Judge Baer issued his decision in the HathiTrust case, and it’s a near-complete victory for HathiTrust and its print-disabled codefendants. The opinion doesn’t even make it seem like a close case. On every substantive copyright issue, HathiTrust won:
- Section 108 on library privileges doesn’t limit the scope of fair use.
- A search index and access for the print-disabled are both fair uses.
- Search indexing is a transformative use.
- The libraries aren’t making commercial uses, even though they partnered with Google to get the scans.
- The plaintiffs haven’t proven that HathiTrust is creating any security risks.
- There is no market for scanning and print-disabled access, nor is one likely to develop.
- UM is required under the ADA to provide equal access to the print-disabled, and is allowed to under Section 121 of the Copyright Act.
Judge Baer did find that some of the associations had standing to represent their members, but in the context of the fair-use victory he handed to HathiTrust, this is bad news for the plaintiffs, not good news. I’m not sure what the plaintiffs’ next move is. An appeal is possible: it would go to the Second Circuit, where the Google class-certification appeal is pending. But this opinion makes the case seem so lopsided that it makes the appeal into an uphill battle. Perhaps together with the AAP settlement, this is a moment for a reevaluation of the Authors Guild’s suit against Google. My estimate of the likelihood of settlement just went up substantially.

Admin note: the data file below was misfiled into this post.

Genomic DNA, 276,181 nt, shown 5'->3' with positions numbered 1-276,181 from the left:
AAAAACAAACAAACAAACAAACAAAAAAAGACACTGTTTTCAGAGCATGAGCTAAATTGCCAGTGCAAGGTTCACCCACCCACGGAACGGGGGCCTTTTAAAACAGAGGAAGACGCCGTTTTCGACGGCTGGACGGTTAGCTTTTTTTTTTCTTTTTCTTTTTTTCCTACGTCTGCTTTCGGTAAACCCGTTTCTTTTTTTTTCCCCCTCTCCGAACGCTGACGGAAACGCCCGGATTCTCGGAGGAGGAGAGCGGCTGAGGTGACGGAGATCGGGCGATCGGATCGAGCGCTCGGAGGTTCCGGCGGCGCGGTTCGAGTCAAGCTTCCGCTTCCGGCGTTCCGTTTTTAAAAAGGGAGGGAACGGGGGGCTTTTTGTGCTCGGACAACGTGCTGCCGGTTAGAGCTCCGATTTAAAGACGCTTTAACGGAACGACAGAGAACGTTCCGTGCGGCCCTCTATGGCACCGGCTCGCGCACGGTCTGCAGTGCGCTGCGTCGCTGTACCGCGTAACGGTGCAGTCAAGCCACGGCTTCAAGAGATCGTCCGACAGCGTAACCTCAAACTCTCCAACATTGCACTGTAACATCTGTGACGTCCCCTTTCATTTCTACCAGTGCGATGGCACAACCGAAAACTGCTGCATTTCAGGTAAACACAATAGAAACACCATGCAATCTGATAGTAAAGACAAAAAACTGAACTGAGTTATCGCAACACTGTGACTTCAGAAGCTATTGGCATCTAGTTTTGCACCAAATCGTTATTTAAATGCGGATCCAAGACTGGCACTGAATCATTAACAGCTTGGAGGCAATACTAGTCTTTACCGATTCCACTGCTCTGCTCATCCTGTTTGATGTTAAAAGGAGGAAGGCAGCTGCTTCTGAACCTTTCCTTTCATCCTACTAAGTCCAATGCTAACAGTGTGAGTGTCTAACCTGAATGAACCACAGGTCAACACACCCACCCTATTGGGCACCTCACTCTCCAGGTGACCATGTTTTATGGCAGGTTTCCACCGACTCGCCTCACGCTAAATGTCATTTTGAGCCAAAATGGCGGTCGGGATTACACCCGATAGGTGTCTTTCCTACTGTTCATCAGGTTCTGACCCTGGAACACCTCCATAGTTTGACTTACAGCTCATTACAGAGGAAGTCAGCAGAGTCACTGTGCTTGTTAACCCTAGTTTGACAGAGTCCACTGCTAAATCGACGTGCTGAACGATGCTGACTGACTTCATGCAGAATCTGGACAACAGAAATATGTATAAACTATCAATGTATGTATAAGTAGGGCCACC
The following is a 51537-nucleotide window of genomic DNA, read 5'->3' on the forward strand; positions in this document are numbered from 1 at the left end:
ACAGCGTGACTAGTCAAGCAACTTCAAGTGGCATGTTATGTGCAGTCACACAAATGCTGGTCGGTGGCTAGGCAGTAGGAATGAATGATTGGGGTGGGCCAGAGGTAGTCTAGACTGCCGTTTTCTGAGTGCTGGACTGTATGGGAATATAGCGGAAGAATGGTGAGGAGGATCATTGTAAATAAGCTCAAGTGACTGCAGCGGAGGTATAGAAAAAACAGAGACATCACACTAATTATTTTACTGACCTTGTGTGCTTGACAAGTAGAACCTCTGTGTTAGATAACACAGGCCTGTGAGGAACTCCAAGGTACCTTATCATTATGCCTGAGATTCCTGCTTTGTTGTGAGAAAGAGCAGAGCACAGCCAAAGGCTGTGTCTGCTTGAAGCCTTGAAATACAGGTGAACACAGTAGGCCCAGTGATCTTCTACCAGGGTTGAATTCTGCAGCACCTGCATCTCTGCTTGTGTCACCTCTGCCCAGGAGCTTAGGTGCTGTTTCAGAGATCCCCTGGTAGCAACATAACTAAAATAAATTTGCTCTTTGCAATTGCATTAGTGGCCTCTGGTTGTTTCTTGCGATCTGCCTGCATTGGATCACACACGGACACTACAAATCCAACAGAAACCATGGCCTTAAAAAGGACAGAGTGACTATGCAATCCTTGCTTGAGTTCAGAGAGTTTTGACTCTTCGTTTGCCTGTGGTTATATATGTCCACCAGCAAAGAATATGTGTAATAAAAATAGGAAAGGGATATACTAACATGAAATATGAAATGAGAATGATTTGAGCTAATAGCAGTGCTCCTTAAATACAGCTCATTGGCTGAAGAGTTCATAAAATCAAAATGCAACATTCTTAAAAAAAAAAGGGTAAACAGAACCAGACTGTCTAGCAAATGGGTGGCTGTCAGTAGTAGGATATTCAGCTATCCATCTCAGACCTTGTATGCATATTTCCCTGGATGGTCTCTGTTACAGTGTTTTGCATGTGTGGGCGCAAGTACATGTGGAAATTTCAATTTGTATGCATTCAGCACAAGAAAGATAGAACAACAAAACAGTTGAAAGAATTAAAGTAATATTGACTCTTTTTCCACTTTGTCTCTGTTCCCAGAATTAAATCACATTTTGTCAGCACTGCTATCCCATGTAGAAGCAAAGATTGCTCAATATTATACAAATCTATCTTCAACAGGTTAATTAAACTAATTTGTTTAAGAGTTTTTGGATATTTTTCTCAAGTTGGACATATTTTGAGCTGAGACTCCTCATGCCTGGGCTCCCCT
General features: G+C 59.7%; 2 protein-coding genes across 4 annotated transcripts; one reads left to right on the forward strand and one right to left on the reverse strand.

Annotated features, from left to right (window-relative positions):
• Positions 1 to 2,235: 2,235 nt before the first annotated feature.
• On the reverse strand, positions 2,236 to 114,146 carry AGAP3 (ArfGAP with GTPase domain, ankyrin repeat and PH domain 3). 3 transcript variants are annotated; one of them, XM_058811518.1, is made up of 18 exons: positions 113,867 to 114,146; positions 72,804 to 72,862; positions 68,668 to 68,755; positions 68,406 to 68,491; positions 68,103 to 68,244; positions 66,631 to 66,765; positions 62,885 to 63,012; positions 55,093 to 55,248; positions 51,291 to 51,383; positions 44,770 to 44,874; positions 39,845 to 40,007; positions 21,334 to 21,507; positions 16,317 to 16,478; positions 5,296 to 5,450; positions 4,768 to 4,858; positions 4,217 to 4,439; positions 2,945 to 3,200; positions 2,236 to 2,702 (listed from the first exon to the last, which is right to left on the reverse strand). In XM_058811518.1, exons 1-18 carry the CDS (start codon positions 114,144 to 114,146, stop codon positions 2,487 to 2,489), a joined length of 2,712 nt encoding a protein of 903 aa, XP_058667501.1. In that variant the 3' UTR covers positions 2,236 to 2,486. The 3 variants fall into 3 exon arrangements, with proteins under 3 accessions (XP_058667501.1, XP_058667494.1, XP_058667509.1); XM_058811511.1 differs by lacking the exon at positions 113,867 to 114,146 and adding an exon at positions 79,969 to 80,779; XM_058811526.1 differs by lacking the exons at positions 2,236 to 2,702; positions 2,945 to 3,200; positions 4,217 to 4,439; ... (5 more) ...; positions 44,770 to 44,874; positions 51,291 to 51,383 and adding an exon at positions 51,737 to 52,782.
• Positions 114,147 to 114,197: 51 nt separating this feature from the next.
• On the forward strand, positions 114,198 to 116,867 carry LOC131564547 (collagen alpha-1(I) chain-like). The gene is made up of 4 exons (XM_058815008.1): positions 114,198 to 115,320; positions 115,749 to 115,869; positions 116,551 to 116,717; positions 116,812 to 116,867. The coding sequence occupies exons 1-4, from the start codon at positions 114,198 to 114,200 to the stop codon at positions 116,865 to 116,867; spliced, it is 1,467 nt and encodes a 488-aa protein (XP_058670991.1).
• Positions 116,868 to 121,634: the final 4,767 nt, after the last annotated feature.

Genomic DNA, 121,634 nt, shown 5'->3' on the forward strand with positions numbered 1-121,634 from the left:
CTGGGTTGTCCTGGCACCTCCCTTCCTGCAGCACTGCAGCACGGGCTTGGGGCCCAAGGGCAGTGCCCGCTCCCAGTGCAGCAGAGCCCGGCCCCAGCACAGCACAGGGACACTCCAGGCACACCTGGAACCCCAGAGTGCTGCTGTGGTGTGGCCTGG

Also, this opinion together with the Georgia State e-reserve opinion and the UCLA streaming-video opinion strike me as a real trend—universities making internal technological uses of copyrighted works are doing quite well in court of late. Something significant in judicial attitudes towards copyright, computers, and education has clicked into place of late.